The market appears to be at an inflection point. The period of overt government stimulus may be winding down and investors are concerned that this may end the market’s three-year run. I don’t think so. I am not convinced that Quantitative Easing 1, 2 or 3 contributed to the current market run as greatly as people suppose. The reckless spending and excess of America’s bubble culture are about to be bailed out by an unlikely source: global prosperity stimulating demand for all things American and especially for U.S. technology. I think stocks are headed much higher, and that will be due to the emergence of a global middle class that did not previously exist in countries like India and China.
Globalization is Driving Prosperity Across the Globe
Check out this quote from a recent Brookings Institute study titled, Poverty in Numbers:The Changing State of Global Poverty from 2005 to 2015:
“Our results indicate that the world has seen a dramatic decrease in global poverty over the past six years, and that this trend is set to continue in the four years ahead. We estimate that between 2005 and 2010, the total number of poor people around the world fell by nearly half a billion people, from over 1.3 billion in 2005 to under 900 million in 2010. Looking ahead to 2015, extreme poverty could fall to under 600 million people - less than half the number regularly cited in describing the number of poor people in the world today. Poverty reduction of this magnitude is unparalleled in history: Never before have so many people been lifted out of poverty over such a brief period of time.”
That is some pretty meaningful information.
This is what economist Robert Fogel predicts in his research report on Chinese economic prospects titled: $123 trillion - China’s estimated economy by the year 2040. Be Warned:
“In 2040, the Chinese economy will reach $123 trillion, or nearly three times the economic output of the entire globe in 2000. China’s per capita income will hit $85,000, more than double the forecast for the European Union, and also much higher than that of India and Japan. In other words, the average Chinese megacity dweller will be living twice as well as the average Frenchman when China goes from a poor country in 2000 to a super-rich country in 2040.”
While some of these China growth research reports indicate cause for fear and concern and a threat to the U.S., I disagree.
U.S. Brands and Technology Will Continue to Lead for Many Years
Europe may well suffer dramatically with the emergence of the wealthier new Asian middle class, but the U.S. will be one of the more pronounced beneficiaries. There are reasons the best technology companies to date have emerged from the U.S. To succeed at innovating, a society must foster risk and embrace potential failure while developing the supporting academic, financial and government infrastructure. The lack of stigma associated with financial failure in the U.S. and the widespread pursuit of financial and technological superiority are the vital elements in its continued dominance – it is inherently a society of intelligent risk takers. By contrast, Japan is an example of a nation without the societal endorsement of innovation.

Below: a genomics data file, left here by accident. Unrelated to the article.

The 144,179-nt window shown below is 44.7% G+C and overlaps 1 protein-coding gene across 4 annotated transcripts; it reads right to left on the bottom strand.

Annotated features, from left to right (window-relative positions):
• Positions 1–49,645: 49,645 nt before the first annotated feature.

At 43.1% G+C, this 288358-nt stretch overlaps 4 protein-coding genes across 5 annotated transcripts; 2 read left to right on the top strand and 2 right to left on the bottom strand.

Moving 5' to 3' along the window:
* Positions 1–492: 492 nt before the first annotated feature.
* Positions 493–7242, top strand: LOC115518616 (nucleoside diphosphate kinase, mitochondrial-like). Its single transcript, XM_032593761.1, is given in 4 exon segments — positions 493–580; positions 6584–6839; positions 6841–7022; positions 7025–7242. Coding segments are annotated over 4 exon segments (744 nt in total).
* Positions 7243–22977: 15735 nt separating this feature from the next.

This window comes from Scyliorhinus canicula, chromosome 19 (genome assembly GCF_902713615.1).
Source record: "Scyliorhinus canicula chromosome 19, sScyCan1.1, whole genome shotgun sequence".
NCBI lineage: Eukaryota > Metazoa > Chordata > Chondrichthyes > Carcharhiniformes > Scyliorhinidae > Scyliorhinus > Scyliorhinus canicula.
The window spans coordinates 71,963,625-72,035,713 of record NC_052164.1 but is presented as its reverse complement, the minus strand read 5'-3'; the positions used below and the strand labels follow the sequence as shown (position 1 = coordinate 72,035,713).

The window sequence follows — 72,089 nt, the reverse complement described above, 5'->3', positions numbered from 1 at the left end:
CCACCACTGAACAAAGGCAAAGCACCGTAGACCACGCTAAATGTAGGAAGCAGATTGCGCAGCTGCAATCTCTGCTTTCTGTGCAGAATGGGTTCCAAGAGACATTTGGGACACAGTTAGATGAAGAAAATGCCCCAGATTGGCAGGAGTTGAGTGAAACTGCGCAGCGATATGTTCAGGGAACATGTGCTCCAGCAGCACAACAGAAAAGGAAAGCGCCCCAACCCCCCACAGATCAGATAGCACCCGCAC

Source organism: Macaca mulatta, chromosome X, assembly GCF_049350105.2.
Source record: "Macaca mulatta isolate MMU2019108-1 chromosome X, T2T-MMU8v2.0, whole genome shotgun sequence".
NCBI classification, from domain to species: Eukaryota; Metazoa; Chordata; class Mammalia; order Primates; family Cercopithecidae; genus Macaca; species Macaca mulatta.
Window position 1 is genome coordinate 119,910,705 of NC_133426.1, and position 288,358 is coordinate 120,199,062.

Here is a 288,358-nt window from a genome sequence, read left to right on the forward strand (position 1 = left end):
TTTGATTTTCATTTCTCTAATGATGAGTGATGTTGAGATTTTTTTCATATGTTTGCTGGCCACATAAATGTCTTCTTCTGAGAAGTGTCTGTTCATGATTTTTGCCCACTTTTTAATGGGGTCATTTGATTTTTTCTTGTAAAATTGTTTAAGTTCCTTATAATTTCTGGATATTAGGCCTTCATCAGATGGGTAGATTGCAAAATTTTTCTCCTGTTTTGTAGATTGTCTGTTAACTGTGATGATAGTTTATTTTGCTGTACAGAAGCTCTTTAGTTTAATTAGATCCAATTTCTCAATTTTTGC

While I was studying business many years ago, Japan was momentarily regarded as the world leader in business and manufacturing. The Japanese government funds some of world’s largest technology research programs in areas like nanotech. But the cultural habits that push research into innovative enterprise seem to be absent. So Japan enjoyed a brief moment of perceived leadership, ultimately to cede leadership permanently to the U.S. only a few years later. Is it surprising, then, that business failure in Japan is associated with a terrible negative stigma?
It will take generations for any country to overtake the U.S. in innovative areas like technology. Not for lack of intelligence but for lack of infrastructure, attitude and experience. In the U.S. there is a prevailing acceptance of the risk necessary to lead and innovate. This is at the core of our culture and it cannot be copied or even learned. That attitude and success is revered internationally. Countries with aspirations of wealth don’t want to crush us; they want to be us. That dynamic won’t change in my children’s lifetime.
Global Prosperity Will Drive Global Equities Much Higher
This growing global middle class will drive international GDP growth. Fogel says,” In 2040, the Chinese economy will reach $123 trillion, or nearly three times the economic output of the entire globe in 2000.” If China’s economic growth is anywhere near this prediction, all of this new prosperity will be driving massive increases in revenues and profits for global companies. This is consumption that did not previously exist and is not anywhere near reflected in stock prices. Needless to say as this new middle class accumulates savings and wealth they will also be sold a myriad of retirement/investments products that will find a home in stocks, further contributing to a coming multi-decade boom in global equities.
I am buying a portfolio of stocks in the most exciting areas of new technology to prepare for this unprecedented investment opportunity. While I like such companies as Google (GOOG) and Apple (AAPL), I would much rather own the next big success story, not the last. Some companies I am buying right now include Given Imaging (GIVN), Codexis (CDXS) and Rockwell Medical Technologies (RMTI). These companies are positioned to be some of the leaders in the continuing technology bull market.